Indian Summer in Brighton has been serving contemporary Indian cuisine for 15 years. The restaurant was set up by Minesh Agnihotri and Byron Swales, who were passionate about bringing authentic Indian cooking to Brighton. They recruited a team who have worked in many of India’s leading restaurants including Bukhara in Delhi, and Karvalli in Bangalore. You can read our interview with Minesh on his inspiration behind setting up the restaurant here.
Owing to its popularity, Indian Summer was forced to move premises in 2015 to accommodate a growing number of customers. The quality of the dining experience at Indian Summer’s has been recognised with a host of accolades, the latest of which being the award for ‘Best Place to Eat & Drink’ from the 2016 Brighton & Hove Independent Business Awards. We were keen to visit to see what all the fuss is about.
Visited: August 2016
The tasteful decor
The selection of authentic Indian dishes
The excellent service
The sesame scallop starter tasted incredible
Personally, we would have liked to have seen more authentic Indian desserts on the menu, perhaps gulab jamun or a modern twist on a pistachio kulfi ice cream.
We had heard good things about Indian Summer and were looking forward to our visit on a Friday evening in August. The restaurant was reassuringly busy and we were immediately impressed by the tasteful decor and the leather-bound wallet-style popper menus. The maître d, greeted us and showed us to our seats was enthusiastic and helpful, providing advice on what drinks to order, he’s an Indian Summer veteran having worked there for the past 12 years.
We began with lentil papads and pickles. The chutneys were more interesting than the usual line-up found in many curry houses, with our favourite being an apple and tamarind affair.
We were then served a warming amuse bouche of cauliflower, aubergine and tomato soup served delicately in a small espresso cup and saucer.
To start I ordered the (not massively traditional) sesame scallops, and I’m so glad that I did. They were sweet, perfectly cooked and served in a delicately spiced creamy tomato pepper sauce and wonderfully presented – I can see why they’re one of the most popular dishes on the menu.
Tim ordered the masala dosa which was deliciously comforting served with sambhar (a lentil-based vegetable stew) and coconut chutney. Tim remarked that it was the best and most authentic masala dosa he had been served outside of India.
We were then served a sweet palate cleanser of passion fruit sorbet, in a miniature honey pot with a teaspoon.
For our main course we opted for the Malvani mutton and the Hyderabadi Murgh.
Having done some prior research I had learned that a lot of preparation work goes into the Malvani dish, which is described as the classic ‘Marahathi warrior dish’, and quite often takes up to two hours to prepare.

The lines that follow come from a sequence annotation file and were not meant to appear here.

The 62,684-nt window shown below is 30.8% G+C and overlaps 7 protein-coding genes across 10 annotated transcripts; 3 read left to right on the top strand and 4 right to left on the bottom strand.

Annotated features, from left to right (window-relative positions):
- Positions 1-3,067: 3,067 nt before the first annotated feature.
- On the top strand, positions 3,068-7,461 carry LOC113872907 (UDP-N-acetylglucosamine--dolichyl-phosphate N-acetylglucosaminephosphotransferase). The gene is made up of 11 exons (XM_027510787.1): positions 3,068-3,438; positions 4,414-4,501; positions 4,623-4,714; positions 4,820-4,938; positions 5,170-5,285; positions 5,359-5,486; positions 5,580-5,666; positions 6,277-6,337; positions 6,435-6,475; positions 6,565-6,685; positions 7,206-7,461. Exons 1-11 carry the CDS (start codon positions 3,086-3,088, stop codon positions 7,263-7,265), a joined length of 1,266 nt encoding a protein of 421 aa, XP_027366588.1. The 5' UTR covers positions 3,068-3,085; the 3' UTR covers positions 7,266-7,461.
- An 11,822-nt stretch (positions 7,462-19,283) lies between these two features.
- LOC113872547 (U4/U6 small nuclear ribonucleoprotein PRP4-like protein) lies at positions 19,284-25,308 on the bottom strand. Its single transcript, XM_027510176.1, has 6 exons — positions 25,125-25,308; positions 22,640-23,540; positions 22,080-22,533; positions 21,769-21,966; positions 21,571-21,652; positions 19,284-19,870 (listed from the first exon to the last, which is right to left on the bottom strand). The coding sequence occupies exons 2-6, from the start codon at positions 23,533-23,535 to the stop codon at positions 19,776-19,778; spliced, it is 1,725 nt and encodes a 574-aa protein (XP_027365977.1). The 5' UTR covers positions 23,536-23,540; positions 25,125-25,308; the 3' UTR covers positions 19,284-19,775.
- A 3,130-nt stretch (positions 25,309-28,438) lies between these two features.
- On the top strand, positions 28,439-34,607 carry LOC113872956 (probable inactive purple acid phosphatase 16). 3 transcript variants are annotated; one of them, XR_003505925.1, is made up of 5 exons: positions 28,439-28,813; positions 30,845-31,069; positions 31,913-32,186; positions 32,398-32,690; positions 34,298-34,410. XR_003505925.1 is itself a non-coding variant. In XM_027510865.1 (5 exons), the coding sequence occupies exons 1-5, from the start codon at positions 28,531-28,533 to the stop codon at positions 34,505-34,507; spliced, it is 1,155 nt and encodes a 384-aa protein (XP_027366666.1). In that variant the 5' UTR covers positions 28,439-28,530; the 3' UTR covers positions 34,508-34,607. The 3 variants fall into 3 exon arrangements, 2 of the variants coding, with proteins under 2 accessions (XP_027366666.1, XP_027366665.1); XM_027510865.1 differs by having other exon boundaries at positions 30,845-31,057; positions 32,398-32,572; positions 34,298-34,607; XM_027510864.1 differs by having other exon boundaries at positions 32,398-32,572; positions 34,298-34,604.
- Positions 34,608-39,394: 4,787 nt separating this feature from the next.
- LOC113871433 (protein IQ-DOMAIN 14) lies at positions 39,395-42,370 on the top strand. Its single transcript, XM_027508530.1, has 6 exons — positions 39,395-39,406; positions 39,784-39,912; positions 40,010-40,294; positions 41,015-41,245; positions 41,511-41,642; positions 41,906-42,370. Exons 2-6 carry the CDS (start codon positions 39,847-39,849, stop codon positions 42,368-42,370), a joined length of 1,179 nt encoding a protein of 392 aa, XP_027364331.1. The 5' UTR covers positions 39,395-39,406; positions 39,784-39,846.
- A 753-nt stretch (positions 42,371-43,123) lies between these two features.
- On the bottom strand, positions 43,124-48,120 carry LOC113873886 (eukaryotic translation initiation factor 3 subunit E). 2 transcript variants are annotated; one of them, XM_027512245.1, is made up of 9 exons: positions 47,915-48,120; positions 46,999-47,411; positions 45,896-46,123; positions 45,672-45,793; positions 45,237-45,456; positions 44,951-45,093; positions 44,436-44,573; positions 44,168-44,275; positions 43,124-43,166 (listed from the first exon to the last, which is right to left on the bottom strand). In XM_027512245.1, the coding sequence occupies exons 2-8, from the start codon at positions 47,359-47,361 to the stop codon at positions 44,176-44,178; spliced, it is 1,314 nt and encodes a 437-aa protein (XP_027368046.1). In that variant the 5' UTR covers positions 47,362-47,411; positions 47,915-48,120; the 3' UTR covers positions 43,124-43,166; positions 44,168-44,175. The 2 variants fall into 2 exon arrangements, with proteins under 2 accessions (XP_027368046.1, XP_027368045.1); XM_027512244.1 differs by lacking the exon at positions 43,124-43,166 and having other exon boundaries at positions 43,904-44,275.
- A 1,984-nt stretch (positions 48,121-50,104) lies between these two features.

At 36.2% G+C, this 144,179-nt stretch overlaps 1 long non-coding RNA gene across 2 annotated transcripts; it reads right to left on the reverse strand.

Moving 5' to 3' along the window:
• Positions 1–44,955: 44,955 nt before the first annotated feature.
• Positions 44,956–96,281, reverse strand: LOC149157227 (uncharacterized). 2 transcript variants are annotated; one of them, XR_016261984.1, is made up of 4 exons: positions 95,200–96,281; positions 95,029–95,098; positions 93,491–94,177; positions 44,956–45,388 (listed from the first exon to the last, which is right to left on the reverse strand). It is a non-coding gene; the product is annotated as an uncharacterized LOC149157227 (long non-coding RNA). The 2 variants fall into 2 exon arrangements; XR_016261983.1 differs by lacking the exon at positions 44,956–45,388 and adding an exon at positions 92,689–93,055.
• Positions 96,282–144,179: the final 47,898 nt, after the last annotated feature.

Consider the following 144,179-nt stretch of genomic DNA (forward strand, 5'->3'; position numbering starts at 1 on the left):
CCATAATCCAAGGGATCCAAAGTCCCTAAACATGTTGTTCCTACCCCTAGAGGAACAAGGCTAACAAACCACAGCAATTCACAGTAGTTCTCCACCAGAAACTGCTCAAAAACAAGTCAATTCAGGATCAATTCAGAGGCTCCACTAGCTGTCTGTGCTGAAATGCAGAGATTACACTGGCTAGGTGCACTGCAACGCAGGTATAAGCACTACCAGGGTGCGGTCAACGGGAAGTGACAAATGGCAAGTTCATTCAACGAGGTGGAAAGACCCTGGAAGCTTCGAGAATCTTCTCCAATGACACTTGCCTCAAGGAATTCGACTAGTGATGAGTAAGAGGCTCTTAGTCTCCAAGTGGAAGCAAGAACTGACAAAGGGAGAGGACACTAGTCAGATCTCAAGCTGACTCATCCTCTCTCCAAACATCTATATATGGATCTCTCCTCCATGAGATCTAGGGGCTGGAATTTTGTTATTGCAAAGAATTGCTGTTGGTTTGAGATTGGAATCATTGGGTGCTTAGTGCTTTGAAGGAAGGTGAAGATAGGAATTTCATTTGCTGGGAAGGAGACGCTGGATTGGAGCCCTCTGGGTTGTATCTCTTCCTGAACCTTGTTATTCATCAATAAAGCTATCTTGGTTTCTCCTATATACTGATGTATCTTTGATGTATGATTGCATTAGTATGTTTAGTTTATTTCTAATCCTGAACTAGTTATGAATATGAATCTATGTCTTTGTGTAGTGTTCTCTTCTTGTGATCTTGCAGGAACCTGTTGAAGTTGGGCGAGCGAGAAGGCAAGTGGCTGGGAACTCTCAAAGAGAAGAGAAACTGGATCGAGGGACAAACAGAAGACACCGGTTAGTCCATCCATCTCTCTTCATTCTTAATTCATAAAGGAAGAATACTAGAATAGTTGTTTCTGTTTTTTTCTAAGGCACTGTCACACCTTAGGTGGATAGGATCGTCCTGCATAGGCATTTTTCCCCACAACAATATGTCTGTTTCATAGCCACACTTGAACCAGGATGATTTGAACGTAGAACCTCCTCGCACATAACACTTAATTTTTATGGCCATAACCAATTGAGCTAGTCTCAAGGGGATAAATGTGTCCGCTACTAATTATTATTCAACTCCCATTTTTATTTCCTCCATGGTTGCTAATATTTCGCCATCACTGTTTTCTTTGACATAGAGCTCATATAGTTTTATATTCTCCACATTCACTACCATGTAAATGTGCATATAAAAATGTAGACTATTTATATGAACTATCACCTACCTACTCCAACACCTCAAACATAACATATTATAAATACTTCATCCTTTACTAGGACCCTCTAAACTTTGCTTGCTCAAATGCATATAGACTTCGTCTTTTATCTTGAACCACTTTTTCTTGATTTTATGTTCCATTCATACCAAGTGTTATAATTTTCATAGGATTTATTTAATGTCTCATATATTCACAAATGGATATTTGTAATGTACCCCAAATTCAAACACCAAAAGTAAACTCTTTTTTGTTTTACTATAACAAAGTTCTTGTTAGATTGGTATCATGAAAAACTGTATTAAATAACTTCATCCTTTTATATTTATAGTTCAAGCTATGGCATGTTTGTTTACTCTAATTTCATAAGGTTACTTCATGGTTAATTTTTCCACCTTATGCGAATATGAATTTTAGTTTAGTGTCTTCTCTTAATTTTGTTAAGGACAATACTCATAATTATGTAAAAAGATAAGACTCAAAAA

We asked for advice for an accompanying wine and the suggested Portuguese Douro red pleasantly complimented the spice of the food. The mutton was beautiful, the strong taste of the meat was not obscured, rather complimented by the spices used.
The Hyderabadi Murgh chicken was spicy, rich and aromatic. Wonderfully presented as a shinning tiffin tower, which was separated to reveal the individual meat, bread, and rice components.
On offer for dessert were choices such as white chocolate cheesecake, spiced bread & butter pudding, and mango brulee. Although these desserts are always welcome on any menu, we personally would like to have seen some more traditional Indian offerings, Indian petit fours were also on offer and perhaps these may have been the more authentic choice (if they had been traditional Indian sweets). We opted for the cheesecake and the mango brulee. The brulee was beautifully presented and the ajwain shortbread it was served with was perfectly spiced, with a flavour akin to caraway.
The cheesecake was not as expected, served deconstructed. It was very pleasant but I was hoping for an Indian element within the dish but struggled to find it.
To sum up, the whole experience was wonderful and and one we’d like to share with family and friends, we’d certainly revisit and recommend. Others who have visited have advised that the quality of food and service is consistently excellent.
Overall verdict: (9/10)
Cost of food: Two courses in the evening menu are priced at £26.95 and three courses at £31.95. A two-course set lunch is available for £15.95 or a lunchtime Thali will cost £10-£13.
70 East St,
We were lucky enough to be invited to Indian Summer on a complimentary basis. The views and opinions in this article are all our own.
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